Bloomberg View: How to Fix Bangladesh's Factories

A 25¢ solution for safeguarding workers’ lives

Bloomberg View: How to Fix Bangladesh's Factories
A 25?? solution for safeguarding workers' lives (Illustration by Bloomberg View)
Illustration by Bloomberg View

As this went to press, at least 411 people had died in the April 25 collapse of Rana Plaza, an eight-story building in Savar, Bangladesh, housing multiple factories. In total, more than 1,000 garment workers have been killed in Bangladesh since 2005, according to the International Labor Rights Forum, an advocacy group.

First-world consumers have been the chief beneficiaries of the growth of garment manufacturing in Bangladesh and other developing countries. Americans are reaping bargains by importing more than 97 percent of what they wear. Since 1998, women’s clothing costs have fallen 7 percent, and men’s have fallen 8 percent. In the U.K., costs have dropped 20 percent since 2005.

The Worker Rights Consortium, an independent labor rights monitoring group, estimates that it would cost $600,000 on average to elevate each of Bangladesh’s 5,000 factories to Western safety standards, for a total of $3 billion. If the $3 billion were spread over five years, it would add less than 10¢ to the factory price of each of the 7 billion garments that Bangladesh sells each year to Western brands. If the factory owner passed on that cost to the retailer and the retailer passed it on to the consumer, with markups, this could mean, perhaps, a 25¢ increase for the final buyer per item.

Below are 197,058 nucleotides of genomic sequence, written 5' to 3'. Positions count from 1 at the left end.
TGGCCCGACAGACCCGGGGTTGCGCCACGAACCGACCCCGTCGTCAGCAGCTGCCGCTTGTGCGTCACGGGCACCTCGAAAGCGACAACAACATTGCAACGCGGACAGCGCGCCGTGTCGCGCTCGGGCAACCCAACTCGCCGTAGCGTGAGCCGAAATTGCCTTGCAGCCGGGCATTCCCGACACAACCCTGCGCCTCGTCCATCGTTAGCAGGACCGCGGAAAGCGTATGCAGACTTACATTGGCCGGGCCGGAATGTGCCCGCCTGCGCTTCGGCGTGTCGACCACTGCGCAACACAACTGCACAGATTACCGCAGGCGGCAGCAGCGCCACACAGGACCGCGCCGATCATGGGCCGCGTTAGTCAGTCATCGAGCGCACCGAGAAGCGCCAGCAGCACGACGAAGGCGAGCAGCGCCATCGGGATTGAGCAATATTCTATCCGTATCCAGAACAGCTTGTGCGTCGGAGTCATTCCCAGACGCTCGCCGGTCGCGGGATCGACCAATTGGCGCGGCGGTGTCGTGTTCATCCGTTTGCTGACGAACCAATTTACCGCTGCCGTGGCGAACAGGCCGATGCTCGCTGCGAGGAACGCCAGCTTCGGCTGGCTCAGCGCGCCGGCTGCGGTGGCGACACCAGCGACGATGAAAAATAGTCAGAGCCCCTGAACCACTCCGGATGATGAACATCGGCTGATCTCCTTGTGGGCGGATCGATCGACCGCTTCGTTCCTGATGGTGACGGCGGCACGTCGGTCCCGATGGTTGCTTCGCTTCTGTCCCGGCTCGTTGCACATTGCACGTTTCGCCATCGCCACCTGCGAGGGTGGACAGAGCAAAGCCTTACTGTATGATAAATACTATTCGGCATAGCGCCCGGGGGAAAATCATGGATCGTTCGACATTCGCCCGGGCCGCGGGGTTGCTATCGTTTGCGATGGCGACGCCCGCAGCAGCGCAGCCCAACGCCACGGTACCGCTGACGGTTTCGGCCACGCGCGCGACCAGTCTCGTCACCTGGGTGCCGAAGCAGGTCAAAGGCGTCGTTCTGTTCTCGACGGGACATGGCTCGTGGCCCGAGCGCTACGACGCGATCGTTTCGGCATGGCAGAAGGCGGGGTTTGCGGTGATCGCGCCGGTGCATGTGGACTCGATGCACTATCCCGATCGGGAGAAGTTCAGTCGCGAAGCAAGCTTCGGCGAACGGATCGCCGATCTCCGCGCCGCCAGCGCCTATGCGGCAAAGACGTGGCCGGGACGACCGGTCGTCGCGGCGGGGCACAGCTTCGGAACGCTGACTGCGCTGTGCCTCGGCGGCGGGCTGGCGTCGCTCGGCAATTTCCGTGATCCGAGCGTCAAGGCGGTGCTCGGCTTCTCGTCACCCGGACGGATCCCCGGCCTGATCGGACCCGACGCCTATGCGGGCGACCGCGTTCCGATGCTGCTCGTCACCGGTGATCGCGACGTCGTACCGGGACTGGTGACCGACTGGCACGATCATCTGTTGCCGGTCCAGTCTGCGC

For global brand retailers, ensuring factories are safe is not only right but also smart. Brands that take steps to improve working conditions can potentially charge a premium for their wares: A 2009 study undertaken at a major retail store in New York suggested that companies could use “social labeling” to charge from 10 percent to 20 percent more and still expect sales to rise.

Retailers can ensure factory improvements are made by signing on to the Bangladesh Fire and Building Safety Agreement, a program promoted by workers’ rights advocates. The agreement would establish a chief inspector—independent of companies, trade unions, and factories—to execute a safety program. Audits of hazards would be made public. Corrective actions recommended by the inspector would be mandatory. Retailers would agree to pay factories enough so that they could afford renovations, and retailers would be forbidden from doing business with noncompliant facilities. These obligations would be enforceable through the courts in retailers’ home countries.

Signing now offers protection for Bangladesh’s workers against factory catastrophes. Failing such reforms, the “Made in Bangladesh” label seems likely to turn into a scarlet letter.

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